THE DETECTION AND QUANTIFICATION OF ETHYL GLUCURONIDE IN PLACENTAL TISSUE AND PLACENTAL PERFUSATE BY HEADSPACE SOLID-PHASE MICROEXTRACTION COUPLED WITH GAS CHROMATOGRAPHY-MASS SPECTROMETRY

Main Article Content

Jeremy N Matlow
Katarina Aleksa
Angelika Lubetsky
Gideon Koren

Keywords

Ethyl glucuronide, gas chromatography, headspace solid-phase microextraction, biomarker, placenta, ex vivo placental perfusion model

Abstract

Background


Ethyl glucuronide (EtG) is arising as a promising biomarker of heavy prenatal alcohol exposure, however its transfer across the human placenta is still unclear and is currently being investigated using the ex vivo placental perfusion model. This model allows for sampling from placental tissue and placental perfusate, which is a surrogate to plasma.


 


Objective


To develop a method for detecting and quantifying EtG in placental perfusate and tissue using headspace solid-phase microextraction (HS-SPME) coupled with gas chromatography-mass spectrometry (GC-MS).


 


Methods


A method was optimized by manipulation of the following components to attain the highest peak counts for the quantifying ions of EtG and its deuterated internal standard on the mass spectrum: cartridges used for solid phase extraction, injection method, derivatizing agent, pre-injection parameters, SPME fiber, GC ramp speed, and GC column flow.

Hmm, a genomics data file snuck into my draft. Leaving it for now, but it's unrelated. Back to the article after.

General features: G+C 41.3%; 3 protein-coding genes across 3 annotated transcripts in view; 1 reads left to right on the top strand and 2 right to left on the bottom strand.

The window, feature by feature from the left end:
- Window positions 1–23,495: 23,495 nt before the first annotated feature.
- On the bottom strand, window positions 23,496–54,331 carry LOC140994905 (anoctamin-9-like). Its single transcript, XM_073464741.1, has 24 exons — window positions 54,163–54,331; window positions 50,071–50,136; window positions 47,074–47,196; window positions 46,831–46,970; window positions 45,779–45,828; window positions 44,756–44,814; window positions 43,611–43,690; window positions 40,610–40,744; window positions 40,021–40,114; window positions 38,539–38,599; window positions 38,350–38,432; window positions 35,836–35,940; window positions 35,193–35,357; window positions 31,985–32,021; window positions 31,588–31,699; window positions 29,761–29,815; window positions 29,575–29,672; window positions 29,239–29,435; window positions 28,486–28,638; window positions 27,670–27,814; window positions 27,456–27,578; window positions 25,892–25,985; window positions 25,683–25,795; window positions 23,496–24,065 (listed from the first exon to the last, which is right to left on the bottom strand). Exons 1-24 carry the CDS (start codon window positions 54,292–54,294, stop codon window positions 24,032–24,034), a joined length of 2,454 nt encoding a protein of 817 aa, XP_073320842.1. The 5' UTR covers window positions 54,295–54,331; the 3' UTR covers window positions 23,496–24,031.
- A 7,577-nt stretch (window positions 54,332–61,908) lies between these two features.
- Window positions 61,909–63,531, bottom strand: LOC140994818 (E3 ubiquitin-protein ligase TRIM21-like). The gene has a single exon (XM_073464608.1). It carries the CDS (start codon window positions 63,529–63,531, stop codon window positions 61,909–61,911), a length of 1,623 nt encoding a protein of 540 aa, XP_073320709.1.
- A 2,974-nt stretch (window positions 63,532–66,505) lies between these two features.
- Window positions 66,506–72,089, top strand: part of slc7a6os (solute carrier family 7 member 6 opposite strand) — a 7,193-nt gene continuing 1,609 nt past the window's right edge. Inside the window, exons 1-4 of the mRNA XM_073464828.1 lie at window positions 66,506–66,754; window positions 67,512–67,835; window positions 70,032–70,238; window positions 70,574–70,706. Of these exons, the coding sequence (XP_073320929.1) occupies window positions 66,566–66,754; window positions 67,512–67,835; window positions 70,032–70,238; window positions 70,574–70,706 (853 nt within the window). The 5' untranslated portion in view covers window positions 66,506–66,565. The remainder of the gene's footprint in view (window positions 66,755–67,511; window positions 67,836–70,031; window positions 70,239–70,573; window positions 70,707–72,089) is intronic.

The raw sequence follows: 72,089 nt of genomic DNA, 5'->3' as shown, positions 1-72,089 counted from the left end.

Results


The final method utilized involved solid phase extraction of standards via UCT CleanScreen Cartridges, derivatization with heptafluorobutyric acid, and introduction into the GC via HS-SPME with adsorption to a polydimethylsiloxane fiber. The method has improved sensitivity over other methods that quantify EtG in blood using GC-MS, with detection limits of 1.6 ng/mL and 13.7 ng/g for placental perfusate and tissue, respectively. The method was applied to samples collected from the fetal reservoir during the ex vivo placental perfusion model and EtG was detected in the fetal circulation after 20 minutes of perfusion, indicating transfer of EtG.


 


Conclusions


The present method is sensitive and can be used to quantify EtG transfer during ex vivo placental perfusion experiments.

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